Qualified Immunity: A legal doctrine that is used to protect state and federal officials from liability of civil damages, in case of violation of an individual’s federal constitutional rights, of which a reasonable person would have known. The defense of qualified immunity is developed by the US Supreme Court, in order to shield and protect state and federal officials from the fear of litigation while performing discretionary functions, entrusted to them by law. So, even if a violation of a constitutional right has occurred, the official will be protected, if the said right was not clearly established or the official could have reasonably believed that his conduct was lawful.
Qualified Privilege: This legal term is used to denote a defense in defamation actions, according to the specific occasions, which give rise to the defamatory statement from the defendant. A qualified privilege is available, only when the defamatory statement comes under these specific occasions, like a statement made in good faith without malice, or the defendant has an interest or duty to make such a statement and the plaintiff has a corresponding interest or duty to receive that statement.
Quantum Meruit: A Latin term, which means, “as much as he deserved”. This is a legal principle that determines the actual value of goods exchanged or services rendered. When a person hires another to do some work and the contract is not completed or rendered non-performable, the employee can sue the employer for the services rendered. The law implies a promise from the employer to the employee that he will pay him for the services rendered as he may deserve or merit. If there is an express contract, the employee cannot sue the employer for a quantum meruit, but in case of failure of consideration, this principle can be used.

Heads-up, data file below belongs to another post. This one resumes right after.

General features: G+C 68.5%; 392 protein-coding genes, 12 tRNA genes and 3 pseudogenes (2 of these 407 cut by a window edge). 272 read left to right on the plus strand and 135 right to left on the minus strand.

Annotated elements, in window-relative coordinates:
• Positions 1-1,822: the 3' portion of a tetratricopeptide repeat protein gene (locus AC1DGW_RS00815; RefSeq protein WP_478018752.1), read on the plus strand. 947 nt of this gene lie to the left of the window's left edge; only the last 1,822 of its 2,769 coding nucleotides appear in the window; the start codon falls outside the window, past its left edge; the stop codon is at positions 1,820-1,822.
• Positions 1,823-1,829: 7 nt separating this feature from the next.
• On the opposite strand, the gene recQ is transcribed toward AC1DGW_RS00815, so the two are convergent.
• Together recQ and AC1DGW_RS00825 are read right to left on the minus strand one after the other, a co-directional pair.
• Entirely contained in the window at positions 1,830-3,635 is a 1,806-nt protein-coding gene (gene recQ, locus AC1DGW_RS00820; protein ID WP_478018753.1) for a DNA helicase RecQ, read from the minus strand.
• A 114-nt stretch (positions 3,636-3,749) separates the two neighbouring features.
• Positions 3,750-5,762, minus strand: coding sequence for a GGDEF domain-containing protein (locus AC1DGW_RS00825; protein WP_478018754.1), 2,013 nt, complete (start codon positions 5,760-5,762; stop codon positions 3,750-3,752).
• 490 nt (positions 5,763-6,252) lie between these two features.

Quasi-contract: An obligation created by an order of the court and not by an agreement between the parties. A quasi-contract is created by a court, in a dispute regarding payment or service, when one party is getting some unjust enrichment.
Quid Pro Quo: A Latin term which literally means, “something for something”. This concept of getting something of value in return of giving something of value is similar to the contractual concept of consideration.
Quit Claim Deed: The deed through which a person relinquishes his right or a right he may have in the future, over a property and transferring the right to some other person is called a quit claim deed. A quit claim deed does not guarantee that the title of the grantor (person granting the right) is clear. Read more on how to file a quit claim deed.
Quo Warranto: A type of writ, which literally means, “by what warrant or authority”? This writ is used to challenge the authority of a public official or a corporation to exercise a particular power.